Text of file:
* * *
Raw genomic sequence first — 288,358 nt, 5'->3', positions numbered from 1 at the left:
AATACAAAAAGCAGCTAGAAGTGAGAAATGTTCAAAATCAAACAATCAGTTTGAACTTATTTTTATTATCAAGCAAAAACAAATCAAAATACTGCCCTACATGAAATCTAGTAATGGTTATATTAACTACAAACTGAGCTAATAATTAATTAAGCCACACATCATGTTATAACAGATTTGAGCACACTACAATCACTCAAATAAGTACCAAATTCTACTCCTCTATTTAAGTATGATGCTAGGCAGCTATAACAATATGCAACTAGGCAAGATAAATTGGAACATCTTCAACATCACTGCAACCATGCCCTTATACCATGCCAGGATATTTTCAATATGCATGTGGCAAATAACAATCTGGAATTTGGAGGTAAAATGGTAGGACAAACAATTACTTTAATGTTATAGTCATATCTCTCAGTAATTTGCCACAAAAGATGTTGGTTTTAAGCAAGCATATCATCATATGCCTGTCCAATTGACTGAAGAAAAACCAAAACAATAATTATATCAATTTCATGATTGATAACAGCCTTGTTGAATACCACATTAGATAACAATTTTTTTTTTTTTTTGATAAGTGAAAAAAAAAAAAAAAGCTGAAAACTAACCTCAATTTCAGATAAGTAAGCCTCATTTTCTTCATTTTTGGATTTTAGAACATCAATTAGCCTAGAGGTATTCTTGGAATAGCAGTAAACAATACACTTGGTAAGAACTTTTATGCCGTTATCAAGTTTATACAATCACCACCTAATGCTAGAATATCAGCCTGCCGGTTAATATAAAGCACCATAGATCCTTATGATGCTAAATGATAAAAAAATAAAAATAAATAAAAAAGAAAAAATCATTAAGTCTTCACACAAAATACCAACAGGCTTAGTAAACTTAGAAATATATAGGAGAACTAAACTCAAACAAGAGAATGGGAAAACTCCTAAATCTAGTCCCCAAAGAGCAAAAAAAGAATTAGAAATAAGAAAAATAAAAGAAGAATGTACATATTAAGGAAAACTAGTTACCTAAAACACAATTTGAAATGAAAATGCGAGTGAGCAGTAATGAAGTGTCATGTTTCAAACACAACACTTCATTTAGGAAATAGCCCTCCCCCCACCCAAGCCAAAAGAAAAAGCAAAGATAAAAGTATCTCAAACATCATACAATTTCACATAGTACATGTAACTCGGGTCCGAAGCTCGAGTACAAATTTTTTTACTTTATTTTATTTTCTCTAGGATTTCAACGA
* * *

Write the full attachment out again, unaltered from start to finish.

Raw genomic sequence first — 288,358 nt, 5'->3', positions numbered from 1 at the left:
AATACAAAAAGCAGCTAGAAGTGAGAAATGTTCAAAATCAAACAATCAGTTTGAACTTATTTTTATTATCAAGCAAAAACAAATCAAAATACTGCCCTACATGAAATCTAGTAATGGTTATATTAACTACAAACTGAGCTAATAATTAATTAAGCCACACATCATGTTATAACAGATTTGAGCACACTACAATCACTCAAATAAGTACCAAATTCTACTCCTCTATTTAAGTATGATGCTAGGCAGCTATAACAATATGCAACTAGGCAAGATAAATTGGAACATCTTCAACATCACTGCAACCATGCCCTTATACCATGCCAGGATATTTTCAATATGCATGTGGCAAATAACAATCTGGAATTTGGAGGTAAAATGGTAGGACAAACAATTACTTTAATGTTATAGTCATATCTCTCAGTAATTTGCCACAAAAGATGTTGGTTTTAAGCAAGCATATCATCATATGCCTGTCCAATTGACTGAAGAAAAACCAAAACAATAATTATATCAATTTCATGATTGATAACAGCCTTGTTGAATACCACATTAGATAACAATTTTTTTTTTTTTTTGATAAGTGAAAAAAAAAAAAAAAGCTGAAAACTAACCTCAATTTCAGATAAGTAAGCCTCATTTTCTTCATTTTTGGATTTTAGAACATCAATTAGCCTAGAGGTATTCTTGGAATAGCAGTAAACAATACACTTGGTAAGAACTTTTATGCCGTTATCAAGTTTATACAATCACCACCTAATGCTAGAATATCAGCCTGCCGGTTAATATAAAGCACCATAGATCCTTATGATGCTAAATGATAAAAAAATAAAAATAAATAAAAAAGAAAAAATCATTAAGTCTTCACACAAAATACCAACAGGCTTAGTAAACTTAGAAATATATAGGAGAACTAAACTCAAACAAGAGAATGGGAAAACTCCTAAATCTAGTCCCCAAAGAGCAAAAAAAGAATTAGAAATAAGAAAAATAAAAGAAGAATGTACATATTAAGGAAAACTAGTTACCTAAAACACAATTTGAAATGAAAATGCGAGTGAGCAGTAATGAAGTGTCATGTTTCAAACACAACACTTCATTTAGGAAATAGCCCTCCCCCCACCCAAGCCAAAAGAAAAAGCAAAGATAAAAGTATCTCAAACATCATACAATTTCACATAGTACATGTAACTCGGGTCCGAAGCTCGAGTACAAATTTTTTTACTTTATTTTATTTTCTCTAGGATTTCAACGA